More jobs plus more job seekers equal job board revenue for newspapers.

#3: Economic Growth Makes Job Boards a Viable Revenue Stream

News publishers are figuring out the revenue issue. Print newspaper ads still bring in more revenue than digital, but digital’s upward momentum is poised to outpace print ads in time. Meanwhile, other revenue streams, such as local job boards, help fill in some of the gaps.

Ad spend statistics and forecasts were all over the place in the past two years. With the disruption of late 2016 and early 2017, some expectations went out the window, but in a good way. Digital ad spend is up and is now projected to grow substantially into 2019, according to Business Insider.

Digital ad spend growth

  • 2011: $31.7 billion
  • 2015: $59.6 billion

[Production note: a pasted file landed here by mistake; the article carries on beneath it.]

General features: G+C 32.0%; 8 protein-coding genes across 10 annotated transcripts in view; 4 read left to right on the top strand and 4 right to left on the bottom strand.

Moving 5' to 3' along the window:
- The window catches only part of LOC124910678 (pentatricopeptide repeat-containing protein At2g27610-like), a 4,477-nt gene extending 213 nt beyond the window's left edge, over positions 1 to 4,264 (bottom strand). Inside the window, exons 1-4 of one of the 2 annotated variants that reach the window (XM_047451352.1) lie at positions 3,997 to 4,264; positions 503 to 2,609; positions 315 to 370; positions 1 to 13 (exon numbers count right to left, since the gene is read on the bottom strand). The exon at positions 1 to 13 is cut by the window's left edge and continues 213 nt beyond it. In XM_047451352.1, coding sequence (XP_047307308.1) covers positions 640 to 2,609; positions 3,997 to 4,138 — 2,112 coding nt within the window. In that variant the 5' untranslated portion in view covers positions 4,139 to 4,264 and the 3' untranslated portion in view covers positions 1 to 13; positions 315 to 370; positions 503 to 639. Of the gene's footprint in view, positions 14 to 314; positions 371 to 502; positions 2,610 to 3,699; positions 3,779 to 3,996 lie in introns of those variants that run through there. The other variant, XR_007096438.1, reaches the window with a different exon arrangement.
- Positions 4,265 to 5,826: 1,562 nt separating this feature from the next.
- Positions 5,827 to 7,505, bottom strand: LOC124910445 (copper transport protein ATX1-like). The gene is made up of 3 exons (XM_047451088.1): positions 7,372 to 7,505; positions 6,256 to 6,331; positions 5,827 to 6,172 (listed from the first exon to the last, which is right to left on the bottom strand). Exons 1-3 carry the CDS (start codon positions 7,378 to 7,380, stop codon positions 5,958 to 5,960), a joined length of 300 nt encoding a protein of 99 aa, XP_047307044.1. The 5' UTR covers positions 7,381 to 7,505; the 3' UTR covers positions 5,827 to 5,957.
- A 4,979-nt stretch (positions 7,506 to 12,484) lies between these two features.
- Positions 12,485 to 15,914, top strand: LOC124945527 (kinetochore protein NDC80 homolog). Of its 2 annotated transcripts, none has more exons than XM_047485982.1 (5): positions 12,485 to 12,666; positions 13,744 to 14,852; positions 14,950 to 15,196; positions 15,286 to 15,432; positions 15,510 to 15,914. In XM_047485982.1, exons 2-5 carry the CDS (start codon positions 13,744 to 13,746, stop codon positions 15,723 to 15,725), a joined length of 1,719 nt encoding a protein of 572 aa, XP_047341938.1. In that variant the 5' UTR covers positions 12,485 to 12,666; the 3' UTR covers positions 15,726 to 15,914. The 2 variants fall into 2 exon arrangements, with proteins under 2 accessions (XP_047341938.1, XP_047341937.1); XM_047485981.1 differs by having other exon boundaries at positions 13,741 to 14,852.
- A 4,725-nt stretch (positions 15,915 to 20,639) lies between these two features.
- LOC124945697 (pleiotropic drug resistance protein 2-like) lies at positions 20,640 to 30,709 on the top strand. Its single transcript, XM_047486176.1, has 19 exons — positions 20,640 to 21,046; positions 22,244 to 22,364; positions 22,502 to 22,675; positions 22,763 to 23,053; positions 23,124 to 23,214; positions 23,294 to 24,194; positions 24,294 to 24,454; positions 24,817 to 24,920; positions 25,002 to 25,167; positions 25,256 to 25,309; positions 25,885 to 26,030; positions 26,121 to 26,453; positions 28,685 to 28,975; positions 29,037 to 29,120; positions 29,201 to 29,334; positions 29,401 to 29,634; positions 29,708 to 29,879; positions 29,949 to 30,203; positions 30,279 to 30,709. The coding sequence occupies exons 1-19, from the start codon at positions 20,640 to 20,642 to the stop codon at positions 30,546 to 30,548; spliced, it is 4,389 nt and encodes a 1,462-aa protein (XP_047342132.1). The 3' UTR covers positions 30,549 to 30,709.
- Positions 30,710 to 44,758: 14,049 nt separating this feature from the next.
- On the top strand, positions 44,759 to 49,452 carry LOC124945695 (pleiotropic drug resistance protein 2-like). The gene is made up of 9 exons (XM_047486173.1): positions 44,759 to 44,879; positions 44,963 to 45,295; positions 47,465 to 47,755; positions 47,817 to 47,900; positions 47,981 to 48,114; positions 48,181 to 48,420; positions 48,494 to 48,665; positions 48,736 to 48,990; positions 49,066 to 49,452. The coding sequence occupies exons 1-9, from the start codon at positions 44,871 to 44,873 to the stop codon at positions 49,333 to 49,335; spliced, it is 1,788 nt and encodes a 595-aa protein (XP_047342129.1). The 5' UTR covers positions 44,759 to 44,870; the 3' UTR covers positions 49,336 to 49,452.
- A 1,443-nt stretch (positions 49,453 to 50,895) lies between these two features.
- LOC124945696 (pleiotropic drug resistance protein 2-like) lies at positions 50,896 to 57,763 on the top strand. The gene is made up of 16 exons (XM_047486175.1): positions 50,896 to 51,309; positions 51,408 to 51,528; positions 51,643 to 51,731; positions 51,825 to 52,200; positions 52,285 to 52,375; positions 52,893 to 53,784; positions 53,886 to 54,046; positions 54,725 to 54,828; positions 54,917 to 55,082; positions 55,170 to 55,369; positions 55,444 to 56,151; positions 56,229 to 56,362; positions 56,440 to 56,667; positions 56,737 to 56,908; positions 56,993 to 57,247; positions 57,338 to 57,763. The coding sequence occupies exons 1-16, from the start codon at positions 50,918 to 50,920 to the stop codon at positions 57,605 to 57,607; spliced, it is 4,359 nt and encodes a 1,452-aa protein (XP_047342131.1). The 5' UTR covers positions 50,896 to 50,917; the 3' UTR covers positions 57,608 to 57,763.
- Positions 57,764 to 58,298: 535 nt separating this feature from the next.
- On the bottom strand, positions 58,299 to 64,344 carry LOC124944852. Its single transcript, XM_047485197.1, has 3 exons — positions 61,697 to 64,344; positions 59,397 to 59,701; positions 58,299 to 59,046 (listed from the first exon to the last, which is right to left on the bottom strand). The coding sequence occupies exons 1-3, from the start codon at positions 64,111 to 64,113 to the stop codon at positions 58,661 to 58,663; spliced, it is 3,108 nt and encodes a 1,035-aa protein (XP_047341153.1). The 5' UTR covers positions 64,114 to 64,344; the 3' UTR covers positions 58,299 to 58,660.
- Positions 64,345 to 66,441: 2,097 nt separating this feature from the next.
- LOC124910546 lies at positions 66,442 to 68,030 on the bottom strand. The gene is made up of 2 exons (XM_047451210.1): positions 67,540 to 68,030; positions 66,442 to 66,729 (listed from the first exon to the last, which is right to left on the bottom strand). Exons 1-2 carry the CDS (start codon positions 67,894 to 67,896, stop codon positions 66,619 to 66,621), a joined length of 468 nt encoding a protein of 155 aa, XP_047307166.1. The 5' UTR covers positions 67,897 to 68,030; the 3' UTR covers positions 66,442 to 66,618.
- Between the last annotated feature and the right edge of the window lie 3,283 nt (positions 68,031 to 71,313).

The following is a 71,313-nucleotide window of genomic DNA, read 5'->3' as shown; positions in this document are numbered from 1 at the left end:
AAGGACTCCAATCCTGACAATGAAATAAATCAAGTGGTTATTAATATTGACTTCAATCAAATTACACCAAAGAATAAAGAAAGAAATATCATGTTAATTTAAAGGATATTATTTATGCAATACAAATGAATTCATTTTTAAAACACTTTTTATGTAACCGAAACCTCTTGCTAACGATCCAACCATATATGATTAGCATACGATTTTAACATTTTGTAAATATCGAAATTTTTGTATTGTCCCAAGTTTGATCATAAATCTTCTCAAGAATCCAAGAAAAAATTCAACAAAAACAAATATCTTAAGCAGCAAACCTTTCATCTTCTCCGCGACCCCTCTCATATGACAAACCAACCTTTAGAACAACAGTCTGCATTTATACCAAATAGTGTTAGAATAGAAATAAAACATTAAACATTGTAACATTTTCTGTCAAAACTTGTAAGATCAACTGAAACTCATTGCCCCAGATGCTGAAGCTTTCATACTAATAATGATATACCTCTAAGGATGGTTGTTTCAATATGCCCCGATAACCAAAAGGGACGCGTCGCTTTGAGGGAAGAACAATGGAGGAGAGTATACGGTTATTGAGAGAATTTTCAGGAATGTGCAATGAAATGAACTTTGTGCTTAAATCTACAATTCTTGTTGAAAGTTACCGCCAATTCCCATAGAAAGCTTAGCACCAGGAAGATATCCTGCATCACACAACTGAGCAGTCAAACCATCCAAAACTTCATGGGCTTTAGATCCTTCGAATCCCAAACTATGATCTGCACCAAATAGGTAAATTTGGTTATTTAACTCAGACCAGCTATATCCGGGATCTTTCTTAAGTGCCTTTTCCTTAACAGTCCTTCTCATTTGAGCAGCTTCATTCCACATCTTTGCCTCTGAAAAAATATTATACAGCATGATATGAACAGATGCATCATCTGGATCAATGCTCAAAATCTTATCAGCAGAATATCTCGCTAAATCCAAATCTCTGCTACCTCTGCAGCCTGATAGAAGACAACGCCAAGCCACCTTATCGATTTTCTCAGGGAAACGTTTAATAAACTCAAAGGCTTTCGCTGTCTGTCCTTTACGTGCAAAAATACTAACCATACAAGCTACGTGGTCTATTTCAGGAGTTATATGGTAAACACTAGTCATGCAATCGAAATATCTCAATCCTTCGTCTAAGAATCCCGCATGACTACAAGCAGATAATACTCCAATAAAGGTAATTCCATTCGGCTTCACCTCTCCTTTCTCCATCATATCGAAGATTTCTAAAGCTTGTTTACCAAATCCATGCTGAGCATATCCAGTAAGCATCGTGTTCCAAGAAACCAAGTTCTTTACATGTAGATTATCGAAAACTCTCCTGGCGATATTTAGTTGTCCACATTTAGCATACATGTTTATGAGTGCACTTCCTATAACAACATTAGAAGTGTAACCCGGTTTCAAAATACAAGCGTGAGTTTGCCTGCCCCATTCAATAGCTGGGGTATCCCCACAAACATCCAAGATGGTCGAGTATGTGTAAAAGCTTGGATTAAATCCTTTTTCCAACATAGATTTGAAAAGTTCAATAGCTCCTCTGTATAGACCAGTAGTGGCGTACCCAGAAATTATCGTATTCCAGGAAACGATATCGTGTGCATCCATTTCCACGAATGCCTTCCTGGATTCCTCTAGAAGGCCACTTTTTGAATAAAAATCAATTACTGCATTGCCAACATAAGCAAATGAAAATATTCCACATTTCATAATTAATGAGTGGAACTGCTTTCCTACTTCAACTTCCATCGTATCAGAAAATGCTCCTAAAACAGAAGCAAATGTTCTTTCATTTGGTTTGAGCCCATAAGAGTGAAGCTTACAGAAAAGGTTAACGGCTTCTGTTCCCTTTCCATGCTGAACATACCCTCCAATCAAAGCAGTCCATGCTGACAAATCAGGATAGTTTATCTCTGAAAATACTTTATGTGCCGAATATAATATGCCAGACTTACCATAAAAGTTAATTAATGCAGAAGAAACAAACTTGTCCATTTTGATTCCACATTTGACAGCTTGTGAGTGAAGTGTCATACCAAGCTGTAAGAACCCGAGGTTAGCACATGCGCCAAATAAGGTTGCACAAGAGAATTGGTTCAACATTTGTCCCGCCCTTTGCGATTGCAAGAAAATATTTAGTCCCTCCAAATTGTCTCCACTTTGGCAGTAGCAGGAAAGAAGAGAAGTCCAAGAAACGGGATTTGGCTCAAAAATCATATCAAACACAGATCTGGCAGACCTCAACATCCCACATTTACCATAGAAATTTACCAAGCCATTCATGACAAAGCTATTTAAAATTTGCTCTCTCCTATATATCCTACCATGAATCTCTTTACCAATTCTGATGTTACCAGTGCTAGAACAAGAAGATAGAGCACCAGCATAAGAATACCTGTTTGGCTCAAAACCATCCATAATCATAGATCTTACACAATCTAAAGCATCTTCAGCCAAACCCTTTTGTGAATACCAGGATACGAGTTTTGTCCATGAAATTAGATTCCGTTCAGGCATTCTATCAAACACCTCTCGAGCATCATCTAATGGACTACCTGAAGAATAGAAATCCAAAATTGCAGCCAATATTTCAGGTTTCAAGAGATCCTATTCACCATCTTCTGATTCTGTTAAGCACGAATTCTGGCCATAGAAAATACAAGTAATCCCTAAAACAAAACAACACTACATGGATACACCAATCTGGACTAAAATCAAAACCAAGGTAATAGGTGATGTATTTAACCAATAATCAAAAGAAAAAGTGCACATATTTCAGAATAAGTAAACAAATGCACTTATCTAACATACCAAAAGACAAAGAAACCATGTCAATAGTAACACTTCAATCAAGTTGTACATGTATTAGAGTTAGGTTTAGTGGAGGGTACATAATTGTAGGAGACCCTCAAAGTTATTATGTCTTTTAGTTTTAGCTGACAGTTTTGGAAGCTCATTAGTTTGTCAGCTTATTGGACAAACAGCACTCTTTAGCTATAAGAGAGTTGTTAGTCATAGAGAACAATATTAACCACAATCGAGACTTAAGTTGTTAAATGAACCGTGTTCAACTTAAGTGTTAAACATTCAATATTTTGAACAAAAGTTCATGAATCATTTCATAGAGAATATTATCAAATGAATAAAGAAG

• 2019: projected $93.5 billion

In 2009, PRN Newswire posted a press release by Corzen, Inc. that said job board revenue was growing at a faster rate than print revenue. Corzen CEO, Bruce Murray, explained, “It’s typical for recruitment advertising to pick up during even modest economic recoveries.”

Why is that relevant now? According to the 2017 LinkedIn Workforce Report, hiring is up for the second month in a row, and it’s 11.4 percent higher year over year.

It’s too early to know for sure, but if the economy does experience healthy growth, hiring should continue to grow and along with it. The volume of candidates looking for a new or better job should follow suit, especially considering how the U.S. Department of Labor arrives at its workforce statistics.

The DoL monthly reports include people who aren’t looking for work for many reasons, such as lack of available jobs. More jobs translates to more job ads, and could soon equal more active job candidates entering the market.